ANN ARBOR, Mich. – Six Washtenaw County public agencies and nonprofit organizations have been awarded nearly $1.6 million in infrastructure grants for what the Michigan Department of Environment, Great Lakes, and Energy (EGLE) calls the largest expansion of recycling in the county’s history.
Granted by EGLE, the combined $1.58 million in grants will support recycling infrastructure, improve the quality of recyclable materials and promote market development using the Renew Michigan Fund, created in 2019 to boost recycling efforts across Michigan.
Recipients include Ann Arbor Public Schools, Recycle Ann Arbor, city of Ypsilanti, Dexter Community Schools, Western Washtenaw Recycling Authority and Washtenaw Regional Resource Management Authority.
The department’s support of new research, education and recycling activities in Washtenaw County comes as Michigan sees an increase in curbside recycling as residents work from home, according to a release from EGLE.
It also comes at a time when Gov. Gretchen Whitmer and Michigan legislators want to double the state’s recycling rate to 30% by 2025, and ultimately reach 45% annually, says the release. Increasing the recycling rate to 45% would support 138,000 new jobs in the recycling industry which, according to a study commissioned by EGLE, would provide $9 billion in annual labor income and $33.8 billion in economic output.
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In addition to the $1.58 million in Washtenaw County grants, EGLE will build on the state-wide Know It Before You Throw It recycling education campaign, which launched last year.
Here’s what the grants will do:
Ann Arbor Public Schools will use a $112,716 grant to increase access to recycling and to purchase a refrigerated vehicle. The school system will install recycling collection containers and promote food reclamation activities on school district’s campuses that serve more than 20,000 students. The truck will take daily trips to food distribution agencies to deliver unused food.
A grant of $800,000 was awarded to Recycle Ann Arbor, which will rebuild and reopen a new Materials Recovery Facility. The $6.75 million project, owned by Recycle Ann Arbor, will have a processing capacity for over 15,000-plus tons of recycled materials that currently goes to Ohio. The facility will also create between 10-20 new jobs in the region, according to EGLE.
The city of Ypsilanti will purchase recycling containers for the city’s downtown area, Depot Town and 12 public parks with a $73,440 EGLE grant. City leaders plan to place recycling containers next to existing public trash receptacles, a move which is anticipated to divert 11 tons of recyclables from trash containers annually.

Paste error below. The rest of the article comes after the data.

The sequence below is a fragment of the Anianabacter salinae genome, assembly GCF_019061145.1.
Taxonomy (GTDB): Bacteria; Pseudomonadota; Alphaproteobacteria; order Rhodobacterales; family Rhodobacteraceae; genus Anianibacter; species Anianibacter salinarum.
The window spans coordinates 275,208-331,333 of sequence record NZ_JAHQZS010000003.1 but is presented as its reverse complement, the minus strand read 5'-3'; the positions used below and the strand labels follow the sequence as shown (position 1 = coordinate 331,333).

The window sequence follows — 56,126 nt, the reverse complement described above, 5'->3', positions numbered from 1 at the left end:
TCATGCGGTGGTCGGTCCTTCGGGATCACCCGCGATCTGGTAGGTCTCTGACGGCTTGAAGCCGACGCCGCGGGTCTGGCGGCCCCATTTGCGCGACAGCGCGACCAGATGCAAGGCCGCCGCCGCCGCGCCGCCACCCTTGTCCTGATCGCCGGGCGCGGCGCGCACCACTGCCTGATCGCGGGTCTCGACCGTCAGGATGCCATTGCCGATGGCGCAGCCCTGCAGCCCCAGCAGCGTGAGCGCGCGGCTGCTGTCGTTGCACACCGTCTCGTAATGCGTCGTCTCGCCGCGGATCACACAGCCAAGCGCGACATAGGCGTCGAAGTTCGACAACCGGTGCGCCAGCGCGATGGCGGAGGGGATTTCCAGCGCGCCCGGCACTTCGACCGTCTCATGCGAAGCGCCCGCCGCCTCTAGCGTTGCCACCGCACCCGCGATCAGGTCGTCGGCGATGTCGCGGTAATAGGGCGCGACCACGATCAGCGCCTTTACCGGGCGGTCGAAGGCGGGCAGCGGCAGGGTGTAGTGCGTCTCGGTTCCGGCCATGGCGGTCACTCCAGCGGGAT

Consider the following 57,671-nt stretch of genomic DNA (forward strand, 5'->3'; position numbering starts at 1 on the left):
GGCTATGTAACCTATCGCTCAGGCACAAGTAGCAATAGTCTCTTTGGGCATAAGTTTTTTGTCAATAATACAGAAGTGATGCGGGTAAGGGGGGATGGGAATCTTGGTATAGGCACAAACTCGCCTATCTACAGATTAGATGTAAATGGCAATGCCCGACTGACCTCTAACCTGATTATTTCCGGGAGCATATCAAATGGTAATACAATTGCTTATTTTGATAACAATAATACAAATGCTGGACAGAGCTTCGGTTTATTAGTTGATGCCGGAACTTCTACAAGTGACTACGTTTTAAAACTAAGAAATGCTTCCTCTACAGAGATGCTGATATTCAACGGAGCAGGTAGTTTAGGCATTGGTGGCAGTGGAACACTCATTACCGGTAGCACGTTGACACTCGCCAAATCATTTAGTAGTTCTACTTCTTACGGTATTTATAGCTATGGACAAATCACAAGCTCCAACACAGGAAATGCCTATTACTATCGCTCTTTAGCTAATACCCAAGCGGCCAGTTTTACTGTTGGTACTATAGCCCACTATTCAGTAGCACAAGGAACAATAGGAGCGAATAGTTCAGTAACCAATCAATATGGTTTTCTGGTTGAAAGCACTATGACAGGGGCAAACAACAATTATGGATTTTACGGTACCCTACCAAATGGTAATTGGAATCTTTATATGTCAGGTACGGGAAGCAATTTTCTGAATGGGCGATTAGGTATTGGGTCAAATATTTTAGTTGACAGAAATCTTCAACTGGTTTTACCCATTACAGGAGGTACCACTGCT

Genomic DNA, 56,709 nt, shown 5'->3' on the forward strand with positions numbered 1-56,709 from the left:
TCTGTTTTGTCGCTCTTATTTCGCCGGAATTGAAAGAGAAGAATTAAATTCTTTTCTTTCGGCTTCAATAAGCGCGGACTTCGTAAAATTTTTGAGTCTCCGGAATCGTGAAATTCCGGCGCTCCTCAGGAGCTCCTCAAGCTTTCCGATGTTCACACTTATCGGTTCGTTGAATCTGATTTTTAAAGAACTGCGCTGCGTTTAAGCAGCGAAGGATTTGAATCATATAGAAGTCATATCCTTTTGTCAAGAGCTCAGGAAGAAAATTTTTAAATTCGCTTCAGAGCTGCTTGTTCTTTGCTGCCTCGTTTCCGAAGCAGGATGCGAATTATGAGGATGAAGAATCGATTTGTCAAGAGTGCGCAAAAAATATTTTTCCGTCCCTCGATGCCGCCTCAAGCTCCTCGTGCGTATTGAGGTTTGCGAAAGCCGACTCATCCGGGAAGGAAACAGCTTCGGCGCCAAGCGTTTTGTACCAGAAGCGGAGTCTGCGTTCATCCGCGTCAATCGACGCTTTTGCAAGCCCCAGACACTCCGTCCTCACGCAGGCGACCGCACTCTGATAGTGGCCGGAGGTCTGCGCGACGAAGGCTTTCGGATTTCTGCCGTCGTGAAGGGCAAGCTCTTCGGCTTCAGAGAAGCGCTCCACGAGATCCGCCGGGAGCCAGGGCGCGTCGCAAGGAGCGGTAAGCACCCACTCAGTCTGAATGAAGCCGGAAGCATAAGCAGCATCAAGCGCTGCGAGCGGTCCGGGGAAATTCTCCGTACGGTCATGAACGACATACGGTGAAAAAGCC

Dexter Community Schools will expand lunchroom recycling and establish food waste collection programs throughout the school district with a $17,608 grant. The grant will help the district reduce trash pickups by increase the recycling of lunchroom items.
Western Washtenaw Recycling Authority (WWRA) was awarded $458,370 to purchase sorting equipment and a new truck. This will increase how many households the agency can serve and its collection and sorting capacity. WWRA serves residents in the townships of Dexter, Lyndon, Manchester and Lima, and the city of Chelsea.
Washtenaw Regional Resource Management Authority (WRRMA) will use a $118,605 grant to continue its efforts with high-quality recyclables and to complete the national nonprofit The Recycling Partnership’s “Feet on the Street,” a recycling education program. The agency serves over 150,000 residents in various county townships and cities.
“Recycling infrastructure grants are a critical component of EGLE’s support for recycling growth in Michigan,” said EGLE Assistant Director of the Materials Management Division Elizabeth Browne in the release.
“The objective of the EGLE recycling infrastructure grants is to increase processing and collection capacity in Washtenaw County, improve access to community recycling programs and grow participation among the constituencies they serve by assisting with the purchase of equipment and other items,” Browne said, adding that many of the projects will also reduce the spread of infectious disease as more processes will be automated.
Another goal of the Washtenaw County funding is to reduce the number of contaminated recyclables that end up in recycling bins by providing educational messaging. Contamination happens when items not accepted for recycling, including plastic bags or items with food residue, are added to recycling bins, according to EGLE.
Between 30-35% of materials currently recycled WRRMA’s service territory are contaminated, EGLE said. The agency will kick off its program in spring 2021 with a target of reducing recycling contamination by 40% by the following fall.